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You know what's the most fun? Reading.

GIF via "iCarly."

Just ask active reader and badass feminist celebrity Emma Watson.

Photo by Gerard Julien/Getty Images.


Watson loves reading so much, she started a book club last January to inspire others to join her in her obsession.

Watson's book club is called "Our Shared Shelf" and features inspiring stories of women (often written by women) achieving great things and overcoming great odds. To join the club, all you have to do is check the list for what the club is currently reading, pick up a copy, and dive in. It's that simple.

The club's latest book is "Mom & Me & Mom" by Maya Angelou.

Watson knows reading isn't always people's first inclination, especially in this day and age when the digital world is often all-consuming.

But don't worry, she has a plan to change that.

She's been secretly hiding books with personal, handwritten notes all over the London subway system.

How awesome is that?? Imagine: You're on your way to work, listening to music or whatever, when out of nowhere, a cool book catches your eye. When you open it, it happens to have a note from Emma Watson written just for you!

It's like finding Willy Wonka's golden ticket, only better because it comes with two amazing stories you can keep with you forever — how you found it, and the book itself.

Here's a visual clue of one hiding place from the crafty lady.

📚👀 @booksontheunderground @oursharedshelf #Mom&Me&Mom

A video posted by Emma Watson (@emmawatson) on

It's like a magical treasure hunt, and who better to lead it than the woman who played Hermione Granger, aka the queen of reading?

According to a recent Pew Research Center study, young adults in America (18-29) are reading more than any other other age demographic.

This may have something to do with the uptick in the number of young adult books out there right now. Those super-accessible and relatable stories have young adults reading voraciously, which means the written word is far from dead.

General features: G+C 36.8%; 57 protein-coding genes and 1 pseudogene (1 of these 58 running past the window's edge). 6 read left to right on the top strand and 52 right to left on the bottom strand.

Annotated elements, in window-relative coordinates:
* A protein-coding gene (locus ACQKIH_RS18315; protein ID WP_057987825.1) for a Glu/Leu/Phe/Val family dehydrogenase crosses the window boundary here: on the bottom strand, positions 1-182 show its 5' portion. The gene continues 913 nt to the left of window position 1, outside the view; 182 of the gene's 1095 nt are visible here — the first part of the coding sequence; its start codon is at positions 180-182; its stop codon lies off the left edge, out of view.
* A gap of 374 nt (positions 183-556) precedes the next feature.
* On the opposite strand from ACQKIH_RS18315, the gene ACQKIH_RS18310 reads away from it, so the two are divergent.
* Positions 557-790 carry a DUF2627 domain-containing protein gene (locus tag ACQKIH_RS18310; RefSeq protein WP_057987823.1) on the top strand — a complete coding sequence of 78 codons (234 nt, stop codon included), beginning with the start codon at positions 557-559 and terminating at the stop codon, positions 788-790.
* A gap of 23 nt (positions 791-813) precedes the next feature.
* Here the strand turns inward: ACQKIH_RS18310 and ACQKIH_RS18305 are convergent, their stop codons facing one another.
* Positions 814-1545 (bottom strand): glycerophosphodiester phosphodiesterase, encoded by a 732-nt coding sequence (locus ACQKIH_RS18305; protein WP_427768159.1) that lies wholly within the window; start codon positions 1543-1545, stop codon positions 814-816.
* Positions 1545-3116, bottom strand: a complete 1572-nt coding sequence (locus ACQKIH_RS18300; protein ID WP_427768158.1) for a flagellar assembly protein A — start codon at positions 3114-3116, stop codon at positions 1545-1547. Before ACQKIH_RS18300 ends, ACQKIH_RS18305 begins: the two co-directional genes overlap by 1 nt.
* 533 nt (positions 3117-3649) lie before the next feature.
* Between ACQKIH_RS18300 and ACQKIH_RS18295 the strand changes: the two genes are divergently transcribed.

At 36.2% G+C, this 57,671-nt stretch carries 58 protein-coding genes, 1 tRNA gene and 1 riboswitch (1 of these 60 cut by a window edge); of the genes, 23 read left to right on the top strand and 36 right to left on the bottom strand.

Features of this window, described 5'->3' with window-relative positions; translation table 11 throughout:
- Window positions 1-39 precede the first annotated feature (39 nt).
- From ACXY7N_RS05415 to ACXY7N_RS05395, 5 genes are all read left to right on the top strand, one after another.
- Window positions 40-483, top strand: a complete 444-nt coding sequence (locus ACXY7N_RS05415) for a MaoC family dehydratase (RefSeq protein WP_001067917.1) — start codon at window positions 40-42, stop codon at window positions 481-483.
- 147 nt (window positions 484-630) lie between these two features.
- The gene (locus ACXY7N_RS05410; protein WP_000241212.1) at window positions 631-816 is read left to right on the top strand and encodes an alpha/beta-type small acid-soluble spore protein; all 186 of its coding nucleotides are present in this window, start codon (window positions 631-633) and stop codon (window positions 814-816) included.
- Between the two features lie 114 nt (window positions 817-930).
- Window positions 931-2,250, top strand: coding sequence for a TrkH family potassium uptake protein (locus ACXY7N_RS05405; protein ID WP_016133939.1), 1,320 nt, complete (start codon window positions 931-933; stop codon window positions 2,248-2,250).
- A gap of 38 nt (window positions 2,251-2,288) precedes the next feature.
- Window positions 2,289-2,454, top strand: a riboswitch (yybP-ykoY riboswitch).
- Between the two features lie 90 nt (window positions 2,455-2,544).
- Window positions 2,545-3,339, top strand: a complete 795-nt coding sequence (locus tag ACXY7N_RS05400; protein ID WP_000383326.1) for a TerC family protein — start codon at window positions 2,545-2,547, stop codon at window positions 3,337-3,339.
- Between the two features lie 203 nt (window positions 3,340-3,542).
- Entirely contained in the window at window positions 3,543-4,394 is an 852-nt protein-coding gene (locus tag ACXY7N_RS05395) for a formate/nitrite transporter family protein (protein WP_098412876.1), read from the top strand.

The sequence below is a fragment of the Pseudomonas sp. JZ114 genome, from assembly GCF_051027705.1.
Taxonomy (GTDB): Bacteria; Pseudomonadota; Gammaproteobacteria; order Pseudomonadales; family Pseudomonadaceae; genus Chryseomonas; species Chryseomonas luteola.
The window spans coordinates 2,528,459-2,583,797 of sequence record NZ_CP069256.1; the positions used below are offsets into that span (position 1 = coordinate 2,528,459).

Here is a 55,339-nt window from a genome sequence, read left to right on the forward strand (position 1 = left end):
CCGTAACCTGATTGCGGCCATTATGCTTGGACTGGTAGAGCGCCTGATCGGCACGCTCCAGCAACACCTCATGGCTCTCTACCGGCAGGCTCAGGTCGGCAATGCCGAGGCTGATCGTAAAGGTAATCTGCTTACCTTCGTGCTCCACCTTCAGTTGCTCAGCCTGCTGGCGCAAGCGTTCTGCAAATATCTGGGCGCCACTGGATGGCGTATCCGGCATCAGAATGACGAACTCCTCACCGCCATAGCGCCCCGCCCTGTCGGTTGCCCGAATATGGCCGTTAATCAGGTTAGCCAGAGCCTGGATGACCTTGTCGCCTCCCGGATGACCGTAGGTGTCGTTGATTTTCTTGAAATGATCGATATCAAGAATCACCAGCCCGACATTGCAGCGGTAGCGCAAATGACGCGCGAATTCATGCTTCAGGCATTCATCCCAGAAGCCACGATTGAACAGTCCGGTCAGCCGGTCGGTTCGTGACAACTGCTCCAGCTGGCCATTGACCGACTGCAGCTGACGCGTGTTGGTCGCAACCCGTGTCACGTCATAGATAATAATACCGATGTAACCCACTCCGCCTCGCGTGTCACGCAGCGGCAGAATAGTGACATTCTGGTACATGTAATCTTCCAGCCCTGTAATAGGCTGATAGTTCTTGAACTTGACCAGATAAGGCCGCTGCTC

Emma Watson, aside from her book club, is an icon of the young adult book craze because of her role in the "Harry Potter" movies. Perhaps now that she's found such a cool way to connect with people over reading (both on the subway and online), she'll inspire many more people to jump back on the reading train and rediscover what magic can come out of opening a book.

A breastfeeding mother's experience at Vienna's Schoenbrunn Zoo is touching people's hearts—but not without a fair amount of controversy.

Gemma Copeland shared her story on Facebook, which was then picked up by the Facebook page Boobie Babies. Photos show the mom breastfeeding her baby next to the window of the zoo's orangutan habitat, with a female orangutan sitting close to the glass, gazing at them.

"Today I got feeding support from the most unlikely of places, the most surreal moment of my life that had me in tears," Copeland wrote.

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gerlalt/Canva

James Earl Jones helped "Sesame Street" prove its pedagogical model for teaching kids the alphabet.

James Earl Jones has one of the most recognizable voices in the entertainment industry and has for decades. Most of us probably heard that deep, resonant voice first as Darth Vader in "Star Wars," or perhaps Mufasa in "The Lion King," but just one or two words are enough to say, "Oh, that's definitely James Earl Jones."

Jones has been acting on stage and in film since the 1960s. He also has the distinction of being the first celebrity guest to be invited to "Sesame Street" during the show's debut season in 1969.

According to Muppet Wiki, clips of Jones counting to 10 and reciting the alphabet were included in unbroadcast pilot episodes and also included in one of the first official television episodes. Funnily enough, Jones originally didn't think the show would last, as he thought kids would be terrified of the muppets. Clearly, that turned out not to be the case.

Jones' alphabet recitation served as a test for the "Sesame Street" pedagogical model, which was meant to inspire interaction from kids rather than just passive absorption. Though to the untrained eye, Jones' slow recitation of the ABCs may seem either plodding or bizarrely hypnotic, there's a purpose to the way it's presented.

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via UNSW

This article originally appeared on 07.10.21


Dr. Daniel Mansfield and his team at the University of New South Wales in Australia have just made an incredible discovery. While studying a 3,700-year-old tablet from the ancient civilization of Babylon, they found evidence that the Babylonians were doing something astounding: trigonometry!

Most historians have credited the Greeks with creating the study of triangles' sides and angles, but this tablet presents indisputable evidence that the Babylonians were using the technique 1,500 years before the Greeks ever were.


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